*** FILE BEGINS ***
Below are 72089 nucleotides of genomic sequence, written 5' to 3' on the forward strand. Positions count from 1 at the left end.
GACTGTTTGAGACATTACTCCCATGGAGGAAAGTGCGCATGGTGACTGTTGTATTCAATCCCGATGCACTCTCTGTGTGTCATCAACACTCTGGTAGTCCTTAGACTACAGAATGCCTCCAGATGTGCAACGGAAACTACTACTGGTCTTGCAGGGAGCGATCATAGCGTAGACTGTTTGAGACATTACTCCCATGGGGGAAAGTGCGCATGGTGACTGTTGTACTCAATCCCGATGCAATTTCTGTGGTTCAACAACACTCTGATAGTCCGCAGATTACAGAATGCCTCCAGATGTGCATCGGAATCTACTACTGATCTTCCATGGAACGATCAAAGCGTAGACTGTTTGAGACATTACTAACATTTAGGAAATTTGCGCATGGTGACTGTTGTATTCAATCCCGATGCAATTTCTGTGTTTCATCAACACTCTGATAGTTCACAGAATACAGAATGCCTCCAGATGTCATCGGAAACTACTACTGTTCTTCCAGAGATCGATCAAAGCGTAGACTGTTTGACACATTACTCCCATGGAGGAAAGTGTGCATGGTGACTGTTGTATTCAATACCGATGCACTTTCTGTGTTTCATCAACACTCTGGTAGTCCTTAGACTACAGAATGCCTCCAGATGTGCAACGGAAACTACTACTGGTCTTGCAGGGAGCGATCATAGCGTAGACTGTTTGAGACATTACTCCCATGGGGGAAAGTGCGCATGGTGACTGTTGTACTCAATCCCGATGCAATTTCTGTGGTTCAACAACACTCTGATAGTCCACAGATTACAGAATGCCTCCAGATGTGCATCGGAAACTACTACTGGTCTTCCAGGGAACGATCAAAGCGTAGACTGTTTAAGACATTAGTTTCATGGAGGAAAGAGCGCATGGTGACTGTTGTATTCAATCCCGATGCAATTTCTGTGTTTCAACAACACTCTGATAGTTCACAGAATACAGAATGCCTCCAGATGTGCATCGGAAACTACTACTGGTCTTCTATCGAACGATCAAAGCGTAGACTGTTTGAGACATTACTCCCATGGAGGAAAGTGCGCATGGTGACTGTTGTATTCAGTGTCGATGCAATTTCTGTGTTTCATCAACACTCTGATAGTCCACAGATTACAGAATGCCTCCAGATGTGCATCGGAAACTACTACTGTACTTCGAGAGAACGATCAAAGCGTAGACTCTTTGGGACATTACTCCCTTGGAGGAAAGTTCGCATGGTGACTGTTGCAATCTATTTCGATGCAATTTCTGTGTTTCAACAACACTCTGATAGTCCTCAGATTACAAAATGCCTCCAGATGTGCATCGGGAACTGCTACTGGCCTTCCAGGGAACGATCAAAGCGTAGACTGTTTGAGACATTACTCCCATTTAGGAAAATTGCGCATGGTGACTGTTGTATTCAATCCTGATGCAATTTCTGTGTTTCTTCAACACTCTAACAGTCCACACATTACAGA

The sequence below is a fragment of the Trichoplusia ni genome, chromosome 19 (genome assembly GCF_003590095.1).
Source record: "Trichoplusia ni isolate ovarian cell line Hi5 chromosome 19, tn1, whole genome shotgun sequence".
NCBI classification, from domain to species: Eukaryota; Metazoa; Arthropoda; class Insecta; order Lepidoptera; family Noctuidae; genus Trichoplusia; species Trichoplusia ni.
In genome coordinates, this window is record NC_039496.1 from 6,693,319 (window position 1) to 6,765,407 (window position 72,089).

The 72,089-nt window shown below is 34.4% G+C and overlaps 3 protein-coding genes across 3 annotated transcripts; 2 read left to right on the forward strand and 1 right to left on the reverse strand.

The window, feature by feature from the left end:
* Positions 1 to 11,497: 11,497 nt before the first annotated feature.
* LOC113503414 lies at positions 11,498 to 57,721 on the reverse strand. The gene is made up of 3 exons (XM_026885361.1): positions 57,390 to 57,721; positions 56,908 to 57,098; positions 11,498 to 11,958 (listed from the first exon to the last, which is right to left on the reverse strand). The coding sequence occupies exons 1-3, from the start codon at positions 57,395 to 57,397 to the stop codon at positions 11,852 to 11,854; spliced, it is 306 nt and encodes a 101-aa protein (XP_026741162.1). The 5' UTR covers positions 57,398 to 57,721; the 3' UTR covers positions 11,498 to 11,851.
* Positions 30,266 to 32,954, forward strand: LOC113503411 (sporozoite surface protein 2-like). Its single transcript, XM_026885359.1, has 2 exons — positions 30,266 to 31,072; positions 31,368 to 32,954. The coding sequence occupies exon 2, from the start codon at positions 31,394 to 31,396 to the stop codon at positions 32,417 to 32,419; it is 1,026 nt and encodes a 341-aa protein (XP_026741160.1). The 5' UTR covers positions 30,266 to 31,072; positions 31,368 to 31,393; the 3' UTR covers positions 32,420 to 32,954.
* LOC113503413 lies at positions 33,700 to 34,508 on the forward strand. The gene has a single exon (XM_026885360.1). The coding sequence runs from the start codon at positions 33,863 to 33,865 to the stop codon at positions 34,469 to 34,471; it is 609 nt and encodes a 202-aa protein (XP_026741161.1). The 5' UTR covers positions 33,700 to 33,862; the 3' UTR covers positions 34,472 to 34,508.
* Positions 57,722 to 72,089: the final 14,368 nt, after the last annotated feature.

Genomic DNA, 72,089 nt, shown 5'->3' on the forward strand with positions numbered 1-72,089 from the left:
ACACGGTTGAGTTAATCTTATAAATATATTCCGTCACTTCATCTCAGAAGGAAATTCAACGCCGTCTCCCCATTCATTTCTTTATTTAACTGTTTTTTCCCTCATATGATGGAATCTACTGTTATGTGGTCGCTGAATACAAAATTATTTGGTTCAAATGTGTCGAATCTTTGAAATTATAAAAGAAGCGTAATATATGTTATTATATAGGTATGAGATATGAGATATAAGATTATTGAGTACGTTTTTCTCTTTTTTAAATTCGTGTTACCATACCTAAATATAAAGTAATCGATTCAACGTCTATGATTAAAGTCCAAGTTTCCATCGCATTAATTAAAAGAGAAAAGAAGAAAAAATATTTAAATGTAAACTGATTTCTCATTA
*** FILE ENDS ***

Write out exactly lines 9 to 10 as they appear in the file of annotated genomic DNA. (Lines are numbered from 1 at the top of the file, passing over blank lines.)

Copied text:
* Positions 1 to 11,497: 11,497 nt before the first annotated feature.
* LOC113503414 lies at positions 11,498 to 57,721 on the reverse strand. The gene is made up of 3 exons (XM_026885361.1): positions 57,390 to 57,721; positions 56,908 to 57,098; positions 11,498 to 11,958 (listed from the first exon to the last, which is right to left on the reverse strand). The coding sequence occupies exons 1-3, from the start codon at positions 57,395 to 57,397 to the stop codon at positions 11,852 to 11,854; spliced, it is 306 nt and encodes a 101-aa protein (XP_026741162.1). The 5' UTR covers positions 57,398 to 57,721; the 3' UTR covers positions 11,498 to 11,851.